Cascadia Health recorded 16 assaults since 2023, according to the records. There were at least four workplace violence incidents, including the alleged stabbing, at McCarthy Place in that time period, according to documents. One employee was punched by a client. Another was chased and punched multiple times in the face. The other employee was shoved.  None of them requested medical treatment. 

Staff cite lack of appropriate facilities in system 

In interviews, employees at McCarthy Place told Oregon OSHA their goal was to help clients move toward independent living, helping them with medication, laundry, meals, and taking them to appointments. Clients came from more secure locations, such as psychiatric hospitals.

“Employees stated that clients coming to McCarthy were not always ready to be in an unsecure program,” reads the document. “Often, due to a lack of secure facility beds, clients often came to reside at McCarthy anyway.”

Staff told investigators that clients “had the right to refuse their psychiatric medication” and they could be sent to the hospital or respite program if they had been deemed to be a threat. However, staff noted that respite and other services were hard to obtain and that “clients often came back from the hospital after a day or two before they were stabilized.” A Cascadia executive also told investigators that getting higher levels of care for clients was one of their biggest issues.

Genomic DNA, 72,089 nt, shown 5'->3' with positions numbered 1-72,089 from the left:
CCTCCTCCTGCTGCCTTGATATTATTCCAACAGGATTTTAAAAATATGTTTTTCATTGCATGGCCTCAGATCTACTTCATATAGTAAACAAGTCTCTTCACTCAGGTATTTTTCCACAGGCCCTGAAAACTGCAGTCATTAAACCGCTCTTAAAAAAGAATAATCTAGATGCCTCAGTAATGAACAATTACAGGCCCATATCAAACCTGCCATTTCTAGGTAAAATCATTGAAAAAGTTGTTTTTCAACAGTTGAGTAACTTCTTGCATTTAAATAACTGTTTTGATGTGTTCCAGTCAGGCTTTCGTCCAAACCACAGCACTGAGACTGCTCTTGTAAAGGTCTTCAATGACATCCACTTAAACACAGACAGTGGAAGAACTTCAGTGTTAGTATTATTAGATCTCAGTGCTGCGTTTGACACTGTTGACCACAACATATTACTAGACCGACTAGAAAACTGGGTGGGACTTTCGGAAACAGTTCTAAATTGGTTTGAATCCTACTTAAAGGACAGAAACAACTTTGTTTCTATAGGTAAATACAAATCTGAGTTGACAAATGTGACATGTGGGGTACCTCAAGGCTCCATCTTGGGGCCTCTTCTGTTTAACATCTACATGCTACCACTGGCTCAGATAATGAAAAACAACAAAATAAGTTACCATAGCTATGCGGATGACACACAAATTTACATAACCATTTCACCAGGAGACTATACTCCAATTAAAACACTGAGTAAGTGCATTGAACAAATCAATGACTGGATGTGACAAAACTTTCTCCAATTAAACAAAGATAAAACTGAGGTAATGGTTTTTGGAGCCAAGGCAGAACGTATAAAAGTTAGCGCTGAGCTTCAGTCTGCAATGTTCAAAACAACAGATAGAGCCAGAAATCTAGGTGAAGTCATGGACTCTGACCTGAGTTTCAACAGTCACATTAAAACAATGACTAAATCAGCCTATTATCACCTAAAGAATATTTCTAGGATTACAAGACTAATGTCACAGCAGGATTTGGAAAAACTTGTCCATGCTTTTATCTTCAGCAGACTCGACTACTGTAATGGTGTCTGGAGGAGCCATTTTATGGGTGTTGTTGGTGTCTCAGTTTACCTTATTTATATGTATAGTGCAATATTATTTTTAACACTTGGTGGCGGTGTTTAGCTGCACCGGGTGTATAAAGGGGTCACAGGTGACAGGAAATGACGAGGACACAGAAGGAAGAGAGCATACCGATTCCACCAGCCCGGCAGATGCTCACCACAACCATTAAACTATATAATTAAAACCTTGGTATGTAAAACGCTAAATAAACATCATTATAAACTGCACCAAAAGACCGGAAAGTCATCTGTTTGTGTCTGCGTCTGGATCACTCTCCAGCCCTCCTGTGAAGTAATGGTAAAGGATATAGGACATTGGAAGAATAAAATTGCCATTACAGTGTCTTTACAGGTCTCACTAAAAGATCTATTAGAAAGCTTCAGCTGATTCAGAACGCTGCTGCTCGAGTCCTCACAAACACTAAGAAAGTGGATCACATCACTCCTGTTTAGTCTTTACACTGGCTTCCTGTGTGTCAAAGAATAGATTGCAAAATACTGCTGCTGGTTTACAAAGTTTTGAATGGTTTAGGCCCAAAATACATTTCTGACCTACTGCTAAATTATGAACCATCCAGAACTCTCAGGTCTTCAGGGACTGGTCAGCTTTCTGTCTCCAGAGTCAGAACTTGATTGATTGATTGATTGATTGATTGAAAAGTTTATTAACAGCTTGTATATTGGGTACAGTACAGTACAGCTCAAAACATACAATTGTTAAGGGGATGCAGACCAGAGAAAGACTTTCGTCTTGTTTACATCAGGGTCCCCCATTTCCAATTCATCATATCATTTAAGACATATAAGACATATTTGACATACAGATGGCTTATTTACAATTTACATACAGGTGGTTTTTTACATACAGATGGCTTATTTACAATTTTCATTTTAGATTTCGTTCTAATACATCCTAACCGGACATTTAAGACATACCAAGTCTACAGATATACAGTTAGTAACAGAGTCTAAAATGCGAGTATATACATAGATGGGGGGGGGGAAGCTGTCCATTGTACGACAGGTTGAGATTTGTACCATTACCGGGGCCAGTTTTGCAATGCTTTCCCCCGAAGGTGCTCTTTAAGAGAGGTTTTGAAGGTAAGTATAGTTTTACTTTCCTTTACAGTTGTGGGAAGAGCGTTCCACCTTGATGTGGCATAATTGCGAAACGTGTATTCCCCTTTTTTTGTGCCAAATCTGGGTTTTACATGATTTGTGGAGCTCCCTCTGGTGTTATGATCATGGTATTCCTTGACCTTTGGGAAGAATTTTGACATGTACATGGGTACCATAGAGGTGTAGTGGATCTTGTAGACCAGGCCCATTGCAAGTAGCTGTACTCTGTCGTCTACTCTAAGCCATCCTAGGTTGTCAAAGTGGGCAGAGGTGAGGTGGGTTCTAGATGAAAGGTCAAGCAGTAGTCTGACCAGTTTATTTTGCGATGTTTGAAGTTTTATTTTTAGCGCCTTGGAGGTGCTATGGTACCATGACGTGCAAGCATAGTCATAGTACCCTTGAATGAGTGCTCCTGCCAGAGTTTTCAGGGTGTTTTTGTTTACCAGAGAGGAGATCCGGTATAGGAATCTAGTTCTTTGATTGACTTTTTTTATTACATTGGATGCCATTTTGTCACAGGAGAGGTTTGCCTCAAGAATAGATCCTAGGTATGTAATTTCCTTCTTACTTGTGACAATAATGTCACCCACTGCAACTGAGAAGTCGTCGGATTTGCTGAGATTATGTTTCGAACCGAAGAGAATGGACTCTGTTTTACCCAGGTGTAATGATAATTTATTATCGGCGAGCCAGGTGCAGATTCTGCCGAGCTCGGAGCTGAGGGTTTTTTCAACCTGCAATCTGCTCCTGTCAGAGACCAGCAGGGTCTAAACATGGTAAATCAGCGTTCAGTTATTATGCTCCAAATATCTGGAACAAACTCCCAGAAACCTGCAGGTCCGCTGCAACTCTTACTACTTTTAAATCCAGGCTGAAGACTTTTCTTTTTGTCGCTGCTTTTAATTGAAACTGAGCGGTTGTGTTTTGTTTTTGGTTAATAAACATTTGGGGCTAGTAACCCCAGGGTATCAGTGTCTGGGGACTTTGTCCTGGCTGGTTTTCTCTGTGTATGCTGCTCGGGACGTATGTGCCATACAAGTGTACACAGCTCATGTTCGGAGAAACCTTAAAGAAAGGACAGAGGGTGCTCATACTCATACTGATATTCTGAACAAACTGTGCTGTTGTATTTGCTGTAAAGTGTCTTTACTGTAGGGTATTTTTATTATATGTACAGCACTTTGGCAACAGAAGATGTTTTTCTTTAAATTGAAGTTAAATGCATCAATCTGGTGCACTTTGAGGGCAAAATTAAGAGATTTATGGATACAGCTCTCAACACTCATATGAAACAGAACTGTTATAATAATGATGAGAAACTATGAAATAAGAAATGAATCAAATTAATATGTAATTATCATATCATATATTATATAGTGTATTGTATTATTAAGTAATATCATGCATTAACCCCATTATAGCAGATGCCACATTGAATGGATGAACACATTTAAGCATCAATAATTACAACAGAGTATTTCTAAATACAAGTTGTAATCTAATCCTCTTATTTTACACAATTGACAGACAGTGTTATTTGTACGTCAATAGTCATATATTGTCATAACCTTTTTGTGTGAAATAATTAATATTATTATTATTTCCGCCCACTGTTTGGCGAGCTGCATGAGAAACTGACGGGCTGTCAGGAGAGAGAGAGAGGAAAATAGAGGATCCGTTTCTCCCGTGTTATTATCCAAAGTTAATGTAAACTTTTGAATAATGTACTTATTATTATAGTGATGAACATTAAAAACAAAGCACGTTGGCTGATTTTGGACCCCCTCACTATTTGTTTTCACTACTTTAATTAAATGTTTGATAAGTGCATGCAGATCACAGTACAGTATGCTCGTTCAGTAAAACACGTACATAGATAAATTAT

Employees shared the most-up-to-date information on clients in shift notes and emails, the report states, but some staff told investigators they didn’t have access to the files or time to read them, the report states.

The Oregon OSHA inspection noted that clients “have the right” refuse their medication.

 “This can lead to a destabilizing decompensation process,” reads the report. “Clients may experience increased paranoia. They may also experience delusions and hallucinations (auditory and visual) during decompensation.”

Inspectors found Cascadia Health had safety committees but lacked a written policy that laid out employee involvement and how management would respond to their concerns, documents show. Most employees at MacCarthy Place told investigators they didn’t know the safety committee existed. 

Cascadia Health staff are trained in violence awareness and deescalating situations within 90 days of their start date, but OSHA said more training should be provided. 

“The employer did not implement feasible measures to prevent or mitigate workplace violence in the form of employee assaults,” reads a Nov. 27, 2023 OSHA notice to Cascadia.

The state also issued a $450 penalty to Salem-based Health Care Services, a staffing company contracted by Cascadia Health. The inspection found that at least two people from Health Care Services were working at McCarthy Place without deescalation or crisis intervention training. 

An Oregon manager for Health Care Services in October submitted a letter to Oregon OSHA stating that all staff have been assigned a course on deescalating workplace violence.